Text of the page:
ST. PETERSBURG — Detective Tom Loveland used to go undercover to arrest drug dealers. Now he fights crime by knocking on doors.
"You asleep?" he asked the lanky teenager who took too long to answer the door Wednesday evening.
"No, on the computer," the 15-year-old said.
"You doing good?" the officer asked.
"Yeah," the kid said. "All A's."
"Really?" Loveland said. "Good."
The detective is part of a new police unit, the Career Offender Tracking and Apprehension unit, or COTA, whose job it is to keep tabs on the city's worst offenders — juvenile and adult.
St. Petersburg police theorize that because most crimes are the work of a handful of criminals, it makes sense to aggressively target them.
"The quicker we get them," said Assistant Chief Dave DeKay, "the sooner we get them before they commit a crime."
The city says that kind of approach helped slash auto thefts by 43 percent and burglaries by 20 percent this year.
"We don't want to put the kids in jail, we don't want to send them anywhere," said Detective Amanda Newton. "We're trying to educate them. Now the kids know. There's no secret:
"We're watching you, and we're going to keep watching you."
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Next to the Charlie Brown-looking Christmas tree on Newton's desk are two brown folders.
Their labels say: Needs to be Arrested and Arrested.
Out of the hundreds of adults and juveniles who have been arrested in the city, COTA only keeps the worst on its list. Right now that's 92 adults and 175 juveniles.
The unit also has responsibility for monitoring neighborhood gangs and hunting down wanted adults.
Patrol officers used to try to find wanted suspects when they had time. Now, COTA detectives can spend time searching for suspects, gathering intelligence and keeping at it for hours.
That same approach also helps the unit crack down on the city's repeat juvenile offenders.
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The detectives assemble dossiers on each kid and gather information from schools and parents. They find out the conditions of their release and attend each court hearing.
Once arrested, juveniles can only be held for up to 21 days in juvenile detention before they are released. But only the worst offenders spend that long behind bars. Police complain that the rest, including most car thieves and burglars, go home much sooner.
That means they're free to reoffend. It could take days before probation officers learn of a violation and arrest the juvenile.
Now, with COTA, it takes just hours.
"If the juveniles know you're coming, they're going to do what they're supposed to do," said Sgt. Patrice Hubbard, who commands the unit's 12 detectives and one analyst. "That's because they don't want to get in trouble. They know this is the last straw."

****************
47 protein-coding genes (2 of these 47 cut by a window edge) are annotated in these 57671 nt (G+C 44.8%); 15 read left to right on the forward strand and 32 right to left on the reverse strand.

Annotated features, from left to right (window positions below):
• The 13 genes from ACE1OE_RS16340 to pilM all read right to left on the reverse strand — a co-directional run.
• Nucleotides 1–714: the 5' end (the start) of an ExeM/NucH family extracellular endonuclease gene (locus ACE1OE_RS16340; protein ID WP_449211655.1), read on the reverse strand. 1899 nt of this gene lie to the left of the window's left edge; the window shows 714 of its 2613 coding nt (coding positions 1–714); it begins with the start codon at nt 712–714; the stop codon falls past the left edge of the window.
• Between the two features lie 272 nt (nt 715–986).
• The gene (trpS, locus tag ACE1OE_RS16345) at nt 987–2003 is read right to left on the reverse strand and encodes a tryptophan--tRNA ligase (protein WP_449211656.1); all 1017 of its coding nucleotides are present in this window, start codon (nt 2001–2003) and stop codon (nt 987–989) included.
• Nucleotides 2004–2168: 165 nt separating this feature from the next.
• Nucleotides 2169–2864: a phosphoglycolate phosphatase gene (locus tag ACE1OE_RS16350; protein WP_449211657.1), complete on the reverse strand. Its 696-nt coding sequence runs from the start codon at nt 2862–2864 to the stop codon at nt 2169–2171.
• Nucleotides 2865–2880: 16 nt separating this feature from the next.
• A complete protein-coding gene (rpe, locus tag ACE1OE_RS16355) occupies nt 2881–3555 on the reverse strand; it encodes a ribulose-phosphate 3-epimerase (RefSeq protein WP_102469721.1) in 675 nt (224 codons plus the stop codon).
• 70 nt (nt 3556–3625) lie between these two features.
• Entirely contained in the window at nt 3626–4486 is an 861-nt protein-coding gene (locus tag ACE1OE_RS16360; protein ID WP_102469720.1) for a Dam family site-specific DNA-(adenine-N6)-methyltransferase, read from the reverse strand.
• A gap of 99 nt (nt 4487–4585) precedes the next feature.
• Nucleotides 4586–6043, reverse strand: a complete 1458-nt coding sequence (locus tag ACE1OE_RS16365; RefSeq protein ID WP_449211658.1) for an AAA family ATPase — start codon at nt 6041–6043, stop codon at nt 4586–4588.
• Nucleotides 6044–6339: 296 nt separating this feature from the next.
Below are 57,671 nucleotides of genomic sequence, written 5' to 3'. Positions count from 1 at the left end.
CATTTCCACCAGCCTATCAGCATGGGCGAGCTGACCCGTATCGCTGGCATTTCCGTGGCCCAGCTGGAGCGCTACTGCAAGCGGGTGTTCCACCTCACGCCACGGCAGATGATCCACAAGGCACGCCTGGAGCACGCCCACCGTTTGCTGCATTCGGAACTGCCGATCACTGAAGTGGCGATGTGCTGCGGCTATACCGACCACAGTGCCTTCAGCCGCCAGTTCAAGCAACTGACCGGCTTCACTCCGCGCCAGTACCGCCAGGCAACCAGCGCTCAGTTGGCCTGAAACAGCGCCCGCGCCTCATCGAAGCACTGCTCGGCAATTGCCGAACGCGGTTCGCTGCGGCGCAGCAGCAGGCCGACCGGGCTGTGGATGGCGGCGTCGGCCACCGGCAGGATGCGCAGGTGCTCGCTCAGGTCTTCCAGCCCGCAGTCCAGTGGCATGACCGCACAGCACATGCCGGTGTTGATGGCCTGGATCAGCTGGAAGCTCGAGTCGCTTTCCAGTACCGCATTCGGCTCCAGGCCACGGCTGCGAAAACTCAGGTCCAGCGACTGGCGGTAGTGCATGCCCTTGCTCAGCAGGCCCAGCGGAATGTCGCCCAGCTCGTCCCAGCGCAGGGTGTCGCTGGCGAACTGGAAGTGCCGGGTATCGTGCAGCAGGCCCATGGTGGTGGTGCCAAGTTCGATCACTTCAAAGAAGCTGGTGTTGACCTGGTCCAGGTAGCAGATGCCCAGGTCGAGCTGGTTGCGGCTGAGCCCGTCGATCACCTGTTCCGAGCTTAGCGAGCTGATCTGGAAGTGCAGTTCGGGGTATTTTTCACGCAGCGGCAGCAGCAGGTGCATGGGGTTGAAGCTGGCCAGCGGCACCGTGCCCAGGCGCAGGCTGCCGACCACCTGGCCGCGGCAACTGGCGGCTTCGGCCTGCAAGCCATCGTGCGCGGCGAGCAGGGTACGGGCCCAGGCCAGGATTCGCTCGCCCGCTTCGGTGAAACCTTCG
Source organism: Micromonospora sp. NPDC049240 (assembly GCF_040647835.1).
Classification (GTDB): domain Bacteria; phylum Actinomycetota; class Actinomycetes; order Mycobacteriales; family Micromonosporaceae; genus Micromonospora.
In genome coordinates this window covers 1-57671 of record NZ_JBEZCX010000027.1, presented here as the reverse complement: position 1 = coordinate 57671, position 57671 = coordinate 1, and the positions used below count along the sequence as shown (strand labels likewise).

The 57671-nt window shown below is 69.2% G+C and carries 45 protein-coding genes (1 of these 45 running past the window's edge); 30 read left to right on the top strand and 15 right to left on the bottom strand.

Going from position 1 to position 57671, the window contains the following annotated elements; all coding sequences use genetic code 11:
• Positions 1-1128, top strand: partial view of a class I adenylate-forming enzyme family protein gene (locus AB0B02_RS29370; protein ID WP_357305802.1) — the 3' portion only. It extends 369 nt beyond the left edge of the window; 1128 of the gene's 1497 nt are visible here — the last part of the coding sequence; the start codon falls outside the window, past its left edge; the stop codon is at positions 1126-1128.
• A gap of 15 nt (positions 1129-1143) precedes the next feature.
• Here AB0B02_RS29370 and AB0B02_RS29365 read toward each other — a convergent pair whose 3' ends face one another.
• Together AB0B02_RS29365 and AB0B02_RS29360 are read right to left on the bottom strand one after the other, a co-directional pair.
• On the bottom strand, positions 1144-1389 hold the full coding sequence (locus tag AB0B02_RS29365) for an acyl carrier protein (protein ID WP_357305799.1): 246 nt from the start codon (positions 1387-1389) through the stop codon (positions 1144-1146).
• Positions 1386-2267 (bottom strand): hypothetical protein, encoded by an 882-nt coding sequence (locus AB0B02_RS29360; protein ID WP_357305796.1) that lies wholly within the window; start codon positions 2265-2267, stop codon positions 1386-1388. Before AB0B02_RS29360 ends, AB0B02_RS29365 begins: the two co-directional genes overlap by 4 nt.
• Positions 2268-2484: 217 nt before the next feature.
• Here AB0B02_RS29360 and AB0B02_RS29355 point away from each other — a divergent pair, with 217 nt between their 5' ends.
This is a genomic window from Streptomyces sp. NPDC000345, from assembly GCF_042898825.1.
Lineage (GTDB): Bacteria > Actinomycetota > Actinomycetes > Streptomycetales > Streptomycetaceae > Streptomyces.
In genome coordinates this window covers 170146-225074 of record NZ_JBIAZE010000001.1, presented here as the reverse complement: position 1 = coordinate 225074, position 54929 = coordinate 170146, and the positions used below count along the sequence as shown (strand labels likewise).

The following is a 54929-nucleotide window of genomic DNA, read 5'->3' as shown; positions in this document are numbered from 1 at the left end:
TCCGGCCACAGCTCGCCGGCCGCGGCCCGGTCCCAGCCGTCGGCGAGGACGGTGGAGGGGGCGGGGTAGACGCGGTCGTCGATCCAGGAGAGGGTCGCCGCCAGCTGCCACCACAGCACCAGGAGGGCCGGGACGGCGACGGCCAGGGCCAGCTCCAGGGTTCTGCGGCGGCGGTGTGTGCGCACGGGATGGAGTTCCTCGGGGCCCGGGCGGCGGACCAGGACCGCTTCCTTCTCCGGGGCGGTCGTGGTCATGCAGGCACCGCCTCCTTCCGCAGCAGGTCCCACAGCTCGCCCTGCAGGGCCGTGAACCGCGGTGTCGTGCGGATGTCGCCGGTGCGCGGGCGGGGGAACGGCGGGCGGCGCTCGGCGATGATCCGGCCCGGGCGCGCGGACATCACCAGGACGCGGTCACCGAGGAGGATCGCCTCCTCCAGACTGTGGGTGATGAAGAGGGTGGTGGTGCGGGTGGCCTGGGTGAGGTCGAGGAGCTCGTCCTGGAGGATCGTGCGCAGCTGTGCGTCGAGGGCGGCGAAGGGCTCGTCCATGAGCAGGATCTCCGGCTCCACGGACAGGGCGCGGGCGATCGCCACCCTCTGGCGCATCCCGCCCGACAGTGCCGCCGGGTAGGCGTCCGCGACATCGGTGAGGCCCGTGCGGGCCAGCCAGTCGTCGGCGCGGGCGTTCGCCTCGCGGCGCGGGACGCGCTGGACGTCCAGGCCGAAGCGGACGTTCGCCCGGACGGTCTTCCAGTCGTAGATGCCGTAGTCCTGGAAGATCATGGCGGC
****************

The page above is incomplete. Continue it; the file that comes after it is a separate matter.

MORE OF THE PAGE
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Getting on COTA's list takes effort.
These are kids who have screwed up more than once. Serial burglars or car thieves. Or people who hang with them. Stealing cars is a skill that often gets passed down to the younger generation.
"We try to pick the worst," Newton said.
Juveniles on the list can expect a kind of round-the-clock surveillance: Detectives will check to see whether they're at school during the day and if they're obeying curfew at night.
Some nights, a detective can check in on as many as 25 kids.
On Wednesday, Loveland sought five.
Four were home. The fifth was at a youth football game with his mother. She left the officer a two-page note and her cell number.
"Knowing we can check on them at any time," Loveland said, "is probably the most effective part of this."
• • •
Even the parents are starting to get onboard. Especially the ones who have lost control of their teenagers.
"We'll get calls like 'My son's not home, please go get him,' " Newton said.
The officers try to explain to each parent what they're doing. But some just don't care.
Loveland remembers trying to explain to one parent in a tony gated community on the city's north side why they would be visiting her home several nights a week.
"Do I have to stand here and listen to this?" the mother asked, according to the officer. Her son was home during Wednesday's check. He wasn't very chatty.
But on Thursday, Loveland learned that the teenager had been to school only nine of the last 71 days.
Loveland went back and arrested him Thursday night.
The mother's reaction, according to the officer:
"Why are you picking on my kid?"
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Pinellas-Pasco Circuit Judge Irene Sullivan said the juvenile judges support the new program, but they don't want police to target every juvenile for every offense.
"I think the whole unit is a good idea," she said. "As long as they're not being arrested for minor violations of probation and they're not on probation for minor offenses."
Police say the program's goal isn't to keep kids locked up. In the first two pilot programs, 17 of the 268 home visits resulted in an arrest, or just 6 percent. In the second program, 90 of the 1,770 home visits resulted in an arrest, or 5 percent.
"We don't want to institutionalize the kids," Newton said. "We want to make sure we intervene in a child's life so they don't become a career offender."
Pinellas-Pasco Chief Assistant State Attorney Bruce Bartlett said the detectives seem to be targeting those who need it.
"They're out there living it on the street. They see what's going on," he said. "It's very easy for them to tell who the players are and aren't."
Repeat juvenile offenders had become far too comfortable, he said.
"When they sit in the back of a cruiser and talk about how quick they're going to get out of detention, that is not a good situation."